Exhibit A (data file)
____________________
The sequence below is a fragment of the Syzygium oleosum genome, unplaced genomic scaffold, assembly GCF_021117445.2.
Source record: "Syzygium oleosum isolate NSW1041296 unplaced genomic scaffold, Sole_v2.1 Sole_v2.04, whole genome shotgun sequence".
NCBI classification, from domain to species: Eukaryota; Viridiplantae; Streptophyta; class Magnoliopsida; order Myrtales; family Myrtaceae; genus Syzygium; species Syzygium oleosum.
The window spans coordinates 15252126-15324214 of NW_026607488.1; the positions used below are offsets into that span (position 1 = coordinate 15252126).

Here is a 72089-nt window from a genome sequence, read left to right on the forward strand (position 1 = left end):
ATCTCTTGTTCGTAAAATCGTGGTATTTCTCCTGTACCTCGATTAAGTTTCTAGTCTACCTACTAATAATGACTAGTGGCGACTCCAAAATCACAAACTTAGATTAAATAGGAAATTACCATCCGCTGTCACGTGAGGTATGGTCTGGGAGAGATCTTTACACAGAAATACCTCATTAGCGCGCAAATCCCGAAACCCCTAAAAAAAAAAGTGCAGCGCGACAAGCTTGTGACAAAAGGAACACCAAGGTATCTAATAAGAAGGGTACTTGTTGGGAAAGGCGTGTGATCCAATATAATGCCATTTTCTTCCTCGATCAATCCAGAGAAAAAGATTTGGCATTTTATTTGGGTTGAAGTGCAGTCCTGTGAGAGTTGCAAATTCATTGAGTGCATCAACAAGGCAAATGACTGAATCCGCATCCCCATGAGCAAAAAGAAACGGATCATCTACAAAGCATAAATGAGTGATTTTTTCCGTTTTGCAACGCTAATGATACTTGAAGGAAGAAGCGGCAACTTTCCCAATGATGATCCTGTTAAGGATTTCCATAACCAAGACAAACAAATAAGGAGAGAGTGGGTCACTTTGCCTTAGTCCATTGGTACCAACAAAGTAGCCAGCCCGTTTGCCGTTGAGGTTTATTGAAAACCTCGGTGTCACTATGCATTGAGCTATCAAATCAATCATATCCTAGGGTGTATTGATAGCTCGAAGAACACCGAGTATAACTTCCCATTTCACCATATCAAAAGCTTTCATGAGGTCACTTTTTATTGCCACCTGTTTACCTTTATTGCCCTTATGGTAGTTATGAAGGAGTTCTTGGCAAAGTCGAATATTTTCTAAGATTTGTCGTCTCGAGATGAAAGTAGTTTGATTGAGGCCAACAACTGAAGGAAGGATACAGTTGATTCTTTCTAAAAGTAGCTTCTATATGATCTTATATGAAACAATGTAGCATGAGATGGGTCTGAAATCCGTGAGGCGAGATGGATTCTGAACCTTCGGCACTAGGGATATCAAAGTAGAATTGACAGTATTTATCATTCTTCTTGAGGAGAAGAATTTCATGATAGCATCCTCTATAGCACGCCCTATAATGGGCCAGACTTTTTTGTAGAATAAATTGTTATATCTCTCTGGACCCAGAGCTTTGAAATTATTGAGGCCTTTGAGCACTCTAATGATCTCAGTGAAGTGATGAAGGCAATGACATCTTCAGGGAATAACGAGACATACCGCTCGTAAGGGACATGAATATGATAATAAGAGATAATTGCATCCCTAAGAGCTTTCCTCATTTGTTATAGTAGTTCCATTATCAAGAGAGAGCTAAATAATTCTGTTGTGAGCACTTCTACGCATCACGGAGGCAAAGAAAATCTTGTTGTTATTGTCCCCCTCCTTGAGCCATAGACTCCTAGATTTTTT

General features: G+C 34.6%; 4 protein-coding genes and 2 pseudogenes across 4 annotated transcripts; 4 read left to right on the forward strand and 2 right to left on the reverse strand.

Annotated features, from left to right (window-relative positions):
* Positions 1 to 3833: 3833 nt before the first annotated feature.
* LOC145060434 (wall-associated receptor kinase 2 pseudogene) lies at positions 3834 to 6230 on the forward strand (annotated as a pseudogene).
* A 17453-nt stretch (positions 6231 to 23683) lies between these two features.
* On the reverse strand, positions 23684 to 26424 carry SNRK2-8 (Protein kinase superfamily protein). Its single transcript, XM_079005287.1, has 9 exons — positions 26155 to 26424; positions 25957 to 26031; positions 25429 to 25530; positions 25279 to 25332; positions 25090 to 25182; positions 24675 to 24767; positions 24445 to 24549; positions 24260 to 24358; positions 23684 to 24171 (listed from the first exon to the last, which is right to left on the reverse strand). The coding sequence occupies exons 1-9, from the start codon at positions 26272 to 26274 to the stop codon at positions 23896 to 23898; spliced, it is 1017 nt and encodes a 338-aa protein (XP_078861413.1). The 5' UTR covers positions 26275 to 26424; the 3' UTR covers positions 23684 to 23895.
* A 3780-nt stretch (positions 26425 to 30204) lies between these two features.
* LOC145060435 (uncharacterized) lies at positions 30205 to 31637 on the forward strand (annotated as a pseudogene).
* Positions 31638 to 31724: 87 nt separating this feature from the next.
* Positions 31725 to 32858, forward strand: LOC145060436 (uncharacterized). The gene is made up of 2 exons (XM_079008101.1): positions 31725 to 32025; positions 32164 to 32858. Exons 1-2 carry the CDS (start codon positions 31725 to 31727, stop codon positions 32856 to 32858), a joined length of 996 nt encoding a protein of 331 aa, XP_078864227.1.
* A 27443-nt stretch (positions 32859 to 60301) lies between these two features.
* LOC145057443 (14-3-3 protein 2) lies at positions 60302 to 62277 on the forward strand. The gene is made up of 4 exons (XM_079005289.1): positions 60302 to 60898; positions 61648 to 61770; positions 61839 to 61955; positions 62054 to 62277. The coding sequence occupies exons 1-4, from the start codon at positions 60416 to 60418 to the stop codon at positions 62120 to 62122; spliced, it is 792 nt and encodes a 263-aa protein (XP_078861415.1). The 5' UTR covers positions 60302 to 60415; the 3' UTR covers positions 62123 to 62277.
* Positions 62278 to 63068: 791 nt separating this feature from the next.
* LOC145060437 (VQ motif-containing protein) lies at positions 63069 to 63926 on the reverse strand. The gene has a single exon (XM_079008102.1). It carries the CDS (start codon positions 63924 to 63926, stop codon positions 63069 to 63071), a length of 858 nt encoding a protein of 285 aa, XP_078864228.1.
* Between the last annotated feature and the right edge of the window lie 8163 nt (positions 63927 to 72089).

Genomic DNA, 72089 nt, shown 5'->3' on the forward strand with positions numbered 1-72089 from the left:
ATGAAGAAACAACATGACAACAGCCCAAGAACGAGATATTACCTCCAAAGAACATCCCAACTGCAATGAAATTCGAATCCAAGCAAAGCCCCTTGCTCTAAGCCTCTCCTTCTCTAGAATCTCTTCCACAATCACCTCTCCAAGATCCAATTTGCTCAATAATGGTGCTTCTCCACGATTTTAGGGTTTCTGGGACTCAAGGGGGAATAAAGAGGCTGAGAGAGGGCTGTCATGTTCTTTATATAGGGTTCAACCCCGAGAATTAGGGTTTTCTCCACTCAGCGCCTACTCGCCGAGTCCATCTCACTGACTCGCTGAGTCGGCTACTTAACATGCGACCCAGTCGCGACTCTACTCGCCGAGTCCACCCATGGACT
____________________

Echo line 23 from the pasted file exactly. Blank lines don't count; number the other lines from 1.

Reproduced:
ATGAAGAAACAACATGACAACAGCCCAAGAACGAGATATTACCTCCAAAGAACATCCCAACTGCAATGAAATTCGAATCCAAGCAAAGCCCCTTGCTCTAAGCCTCTCCTTCTCTAGAATCTCTTCCACAATCACCTCTCCAAGATCCAATTTGCTCAATAATGGTGCTTCTCCACGATTTTAGGGTTTCTGGGACTCAAGGGGGAATAAAGAGGCTGAGAGAGGGCTGTCATGTTCTTTATATAGGGTTCAACCCCGAGAATTAGGGTTTTCTCCACTCAGCGCCTACTCGCCGAGTCCATCTCACTGACTCGCTGAGTCGGCTACTTAACATGCGACCCAGTCGCGACTCTACTCGCCGAGTCCACCCATGGACT